MARIETTA - A workshop for those with developmental disabilities is established in a cottage industry in building renovation.
WASCO Inc. can reproduce original tin ceiling tiles using plastic and machinery at Marietta.
Panels come in different styles including Victorian and Carolyn Anne and have the authentic look of antique pressed tin panels.
Photo by Amanda Nicholson
Joe Faires, work services manager, demonstrates how adults at WASCO make plastic ceiling tiles. The machine heats the tiles and then plastic sheets are vacuum formed from the originals.
WASCO, at 340 Muskingum Drive, offers more than 20 styles of tiles, which includes molding and chair railings.
Work Services Manager Joe Faires said he started working at WASCO in the late 1980s and the service pre-dates his employment.
"I've been here since 1989 and they've done it before then," he said. "I'd say the early to mid 1980s."
* Styles: Victorian, Gothic, Cathedral, Snowflake, Prism, Carolyn Anne, Rathbone and many others.
* Price: $10.50 for a 2-by-2 panel.
* Orders may be placed online at wascoinc.org or by calling WASCO at 740 373-3418.
Faires said that the tiles are made on a large machine. They start out as a sheet of Kydex, a material like PVC.
"The original tin panel, you affix it to this box," Faires said. "You put the material in the heat panel."
Replacement tiles may be made from molds made from the tin panels. The original tin panels must be sent to WASCO.
After the plastic sheet becomes malleable, it is placed over the original tin panels and put in a vacuum to press it against the original, Faires said.
"The box shoves into it and a vacuum sucks the panel down (onto the tin)," he said. "It'll make a perfect replica."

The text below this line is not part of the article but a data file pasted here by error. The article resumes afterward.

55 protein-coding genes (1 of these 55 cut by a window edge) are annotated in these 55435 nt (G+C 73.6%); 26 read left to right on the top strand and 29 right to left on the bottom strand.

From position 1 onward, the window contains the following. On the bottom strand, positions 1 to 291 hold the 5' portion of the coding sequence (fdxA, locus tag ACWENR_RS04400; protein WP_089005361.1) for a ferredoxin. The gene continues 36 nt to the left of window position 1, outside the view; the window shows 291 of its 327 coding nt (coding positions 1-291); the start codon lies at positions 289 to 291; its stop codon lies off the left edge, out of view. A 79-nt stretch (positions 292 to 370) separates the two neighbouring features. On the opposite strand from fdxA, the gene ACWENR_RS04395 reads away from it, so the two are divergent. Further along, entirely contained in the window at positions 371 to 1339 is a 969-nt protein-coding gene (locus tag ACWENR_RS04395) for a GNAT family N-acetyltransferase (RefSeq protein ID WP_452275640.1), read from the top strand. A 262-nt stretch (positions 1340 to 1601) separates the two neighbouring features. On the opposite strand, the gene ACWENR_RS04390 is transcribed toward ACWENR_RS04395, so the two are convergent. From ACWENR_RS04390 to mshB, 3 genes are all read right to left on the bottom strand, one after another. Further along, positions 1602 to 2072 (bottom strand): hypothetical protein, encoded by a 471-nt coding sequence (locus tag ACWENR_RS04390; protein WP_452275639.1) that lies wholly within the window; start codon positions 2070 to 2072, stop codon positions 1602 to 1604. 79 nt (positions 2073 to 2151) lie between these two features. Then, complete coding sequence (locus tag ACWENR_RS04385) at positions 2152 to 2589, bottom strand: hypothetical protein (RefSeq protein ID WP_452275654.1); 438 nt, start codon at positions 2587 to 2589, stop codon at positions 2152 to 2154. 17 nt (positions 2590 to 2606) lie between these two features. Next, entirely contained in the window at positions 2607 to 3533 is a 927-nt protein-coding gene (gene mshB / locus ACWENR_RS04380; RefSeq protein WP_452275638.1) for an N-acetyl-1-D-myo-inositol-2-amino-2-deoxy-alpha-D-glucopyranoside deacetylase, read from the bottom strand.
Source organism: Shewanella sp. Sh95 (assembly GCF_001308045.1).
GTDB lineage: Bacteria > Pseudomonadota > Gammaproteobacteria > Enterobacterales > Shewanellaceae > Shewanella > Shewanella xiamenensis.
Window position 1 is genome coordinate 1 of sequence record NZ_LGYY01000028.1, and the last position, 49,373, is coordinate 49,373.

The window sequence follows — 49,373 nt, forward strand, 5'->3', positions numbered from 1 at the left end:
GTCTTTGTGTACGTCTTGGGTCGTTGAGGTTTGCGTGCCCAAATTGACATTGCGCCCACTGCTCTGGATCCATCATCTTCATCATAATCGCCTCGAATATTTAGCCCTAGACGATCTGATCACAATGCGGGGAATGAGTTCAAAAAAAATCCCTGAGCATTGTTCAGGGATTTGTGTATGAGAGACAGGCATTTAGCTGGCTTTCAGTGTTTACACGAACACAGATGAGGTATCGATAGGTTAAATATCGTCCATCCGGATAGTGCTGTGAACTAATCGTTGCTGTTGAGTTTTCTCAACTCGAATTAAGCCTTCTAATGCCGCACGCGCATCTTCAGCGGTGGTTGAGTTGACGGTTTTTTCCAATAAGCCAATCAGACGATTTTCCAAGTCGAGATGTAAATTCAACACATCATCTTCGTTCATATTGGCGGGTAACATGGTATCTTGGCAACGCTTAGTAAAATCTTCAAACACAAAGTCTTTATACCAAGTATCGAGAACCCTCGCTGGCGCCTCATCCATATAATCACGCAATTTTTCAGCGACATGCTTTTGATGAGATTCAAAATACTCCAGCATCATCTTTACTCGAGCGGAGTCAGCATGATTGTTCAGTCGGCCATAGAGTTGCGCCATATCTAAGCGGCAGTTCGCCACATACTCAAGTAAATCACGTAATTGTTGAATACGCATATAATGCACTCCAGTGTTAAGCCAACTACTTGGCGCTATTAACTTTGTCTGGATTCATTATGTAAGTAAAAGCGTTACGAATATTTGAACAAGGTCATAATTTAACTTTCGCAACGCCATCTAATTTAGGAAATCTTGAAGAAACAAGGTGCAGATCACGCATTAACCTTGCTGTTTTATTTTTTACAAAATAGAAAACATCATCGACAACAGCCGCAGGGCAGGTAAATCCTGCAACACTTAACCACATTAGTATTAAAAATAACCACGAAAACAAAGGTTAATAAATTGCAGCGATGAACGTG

Usually two people work on the tiles, an adult client with disabilities and a staff member who oversees the production and tells the client when to take the tile out of the heat and when to press it to the mold, Faires said.
"This is a two-person job," he said. "The machine is so finicky now (the staff member) makes sure (our clients) don't take it out too soon or leave it in too long. I'd like to upgrade (the machine) eventually, but it still runs."
WASCO can produce 40 to 50 panels a day.
"We keep our raw material in stock," Faires said. "You never know what people like. We can do six an hour, maybe seven so five to six minutes per panel, if it's heating right and everything."
One benefit to the new plastic tiles is that they don't rust over time like the original tin panels. The panels have even shipped across the country.
"There's bunches of places downtown (that have the panels,)" Faires said. "We've shipped as far west probably as Texas. We ship North, South. We've sold as far south as Florida. I know there was an older hotel in Columbus, and also Ford's Theater in Washington (D.C.)."
The tiles only come in polar white, but Faires said they can be painted any color of the rainbow after using a bonding primer and they can also be cut down depending on the design or can be overlapped.
"Your options with what you can do with (the tiles) is limitless," Faires said.
Despite the broad range of shipping areas and buildings, Faires said there isn't much advertising going on.
"We're marketing more now," he said. "Word of mouth is good; local people have bought more and told people. Of course, we also do home shows, (but) it's basically word of mouth."
Nancy Harris, business development manager, said WASCO is exploring other ways to market the tiles.
"We are currently pursuing opportunities to market our ceiling tiles to different home renovators and contractors," Harris said.
Faires said the product is a good one and that it's just a part of WASCO's services for adults with disabilities.
"It's a great product," he said. "The profits we make off of it goes back into our program. We're a jack of many trades here. It's one piece of the many things we do here."
Harris said WASCO is dedicated to meeting the needs of local business while meeting the objective to help provide for adults with disabilities.
"It seems that we are commonly referred to as one of the best kept secrets in Washington County due to the products and services we provide," Harris said. "Today, WASCO is ever evolving to meet the needs of local businesses and also to minimize the effects of disabling conditions to assist people in obtaining a better quality of life."